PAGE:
Pulau Tioman

We are in Kampung Salang on Pulau Tioman – that’s a lot of unusual words to say we’re on a paradise-like tropical island with actual white-sand beaches and the sort of turquoise water you only see in pictures. There is about 20 meters visibility underwater and some amazingly colorful fish – highlight of our snorkelling so far has been seeing a dugong, which is a REALLY rare-to-see underwater mammal (and is cute in an ugly sort of way). Unfortunately, the island has only an iffy satellite connection to the outside world, thus the lack of updates and the apologetically short nature of this post. It takes over five minutes to load any site, sometimes closer to twenty – we hadn’t tried until tonight when it occurred to us that perhaps our moms might think the worst if they continue to not hear any news.

So we’re alive, we’re safe, we’re on an amazing island, and it’s only costing us $15/night for a double chalet. Mosquitoey as all get out, though, but we can’t complain. Bats come out at night and flit around on their leathery wings going after the little buggers with incredible precision – I can watch them for hours. Millions of colorful fish swim through the prism of clear, clear water, shining every conceivable shade. It’s pretty amazing, but surprisingly, a beach gets a little boring after a few days. There isn’t a lot to do except laze around on the soft sand, snorkel, and in our case, get really sunburnt! We’re probably headed back to the mainland tomorrow or the day after that; this feels like cheating. It’s sort of a vacation from our vacation, I guess. The pictures are fabulous, but I’m afraid this connection won’t support them – we’ll upload as soon as we can, we promise. On a side note, most locals or travelers we encountered who heard we were going to Tioman had little good to say about it, saying we should hit some other islands instead (like the Perhentians). Trust, we will be going there in a few months, but I can’t imagine it would terribly outshine Tioman; this is really beautiful and not very busy. Yesterday, we snorkeled/swam for an hour or so to reach Monkey Bay, which is this astoundingly beautiful deserted beach surrounded by mind-bogglingly large rock formations. Hermit crabs lined the rocks and tiny lizards jumped in and out of the water; the sand was almost transparently white and soft as silk on our feet. Behind us, massive clean-face rocks reached over a hundred feet up, straight vertical, and the jungle loomed ominously over the stones. Though we didn’t see any monkeys, tracks in the sand indicated the name was more than random. We got a bit cut up by barnacles, but it was worth it. Alas, no pictures – the camera is not waterproof and would never have survived the trip through rocky seas between Tioman and one of hundreds of small islands just off the shore.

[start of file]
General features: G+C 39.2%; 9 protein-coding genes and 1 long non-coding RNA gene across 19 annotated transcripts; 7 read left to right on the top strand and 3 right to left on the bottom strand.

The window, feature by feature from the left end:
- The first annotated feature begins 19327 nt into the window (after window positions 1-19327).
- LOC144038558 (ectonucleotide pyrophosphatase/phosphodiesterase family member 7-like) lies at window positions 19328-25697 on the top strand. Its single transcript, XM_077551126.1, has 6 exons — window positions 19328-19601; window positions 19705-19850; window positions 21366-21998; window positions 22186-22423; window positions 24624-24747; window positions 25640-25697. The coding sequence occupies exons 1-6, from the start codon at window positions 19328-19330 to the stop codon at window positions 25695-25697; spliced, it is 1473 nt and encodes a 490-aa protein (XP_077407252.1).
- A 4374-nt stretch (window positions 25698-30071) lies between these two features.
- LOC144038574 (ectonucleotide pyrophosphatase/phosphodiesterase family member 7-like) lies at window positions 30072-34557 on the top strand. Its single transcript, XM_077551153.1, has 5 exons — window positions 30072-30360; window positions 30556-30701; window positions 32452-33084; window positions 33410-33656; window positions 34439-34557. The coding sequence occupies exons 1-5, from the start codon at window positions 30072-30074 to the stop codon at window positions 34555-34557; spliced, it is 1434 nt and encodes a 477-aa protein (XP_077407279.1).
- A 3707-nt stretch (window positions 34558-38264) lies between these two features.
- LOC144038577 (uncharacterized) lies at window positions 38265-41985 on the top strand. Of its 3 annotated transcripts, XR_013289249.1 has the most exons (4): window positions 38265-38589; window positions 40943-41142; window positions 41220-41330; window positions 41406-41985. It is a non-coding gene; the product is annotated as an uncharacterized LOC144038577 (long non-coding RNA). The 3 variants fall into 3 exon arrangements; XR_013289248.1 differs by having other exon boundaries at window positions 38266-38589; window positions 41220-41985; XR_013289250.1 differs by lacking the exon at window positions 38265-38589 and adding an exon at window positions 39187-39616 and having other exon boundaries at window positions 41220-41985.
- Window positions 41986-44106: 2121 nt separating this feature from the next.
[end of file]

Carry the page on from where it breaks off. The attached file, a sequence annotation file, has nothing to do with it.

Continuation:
Thank you to those who have ordered Malaysian stuff from us – the first shipment is being sent back to the mainland and should arrive there within 1-2 weeks. If anyone is still interested, we need to hear from you!

About rhysfunk

Rhys Martin was born in Tulsa, Oklahoma in 1981. In 2009, he sold everything he owned and left the country, living out of a backpack for ten months. He discovered a passion for photography while traveling throughout Southeast Asia and Europe. After returning home, he looked at his home town and Oklahoma heritage with fresh eyes. When he began to explore his home state, Rhys turned his attention to historic Route 66. As he became familiar with the iconic highway, he began to truly appreciate Oklahoma’s place along the Mother Road. He has traveled all 2,400 miles of Route 66, from Chicago to Los Angeles. He has also driven many miles on rural Oklahoma highways to explore the fading Main Streets of our small towns. Rhys has a desire to find and share the unique qualities of the Sooner State with the rest of the world. Cloudless Lens Photography has been featured in several publications including This Land, Route 66 Magazine, Nimrod Journal, Inbound Asia Magazine, The Oklahoman, and the Tulsa World. In 2018 he published his first book, Lost Restaurants of Tulsa. Rhys loves to connect with people and share his experiences; ask him about enjoyable day trips from Tulsa, locations along Route 66, and good diners or burger joints along the way.
This entry was posted in Malaysia, Old Travelogue, Written by Indi. Bookmark the permalink.

1 Response to Pulau Tioman

  1. how do i order Malaysian stuff from you? and what can i get?

Leave a Reply to :eather McGehee Morrison Cancel reply

Fill in your details below or click an icon to log in:

WordPress.com Logo

You are commenting using your WordPress.com account. Log Out /  Change )

Google photo

You are commenting using your Google account. Log Out /  Change )

Twitter picture

You are commenting using your Twitter account. Log Out /  Change )

Facebook photo

You are commenting using your Facebook account. Log Out /  Change )

Connecting to %s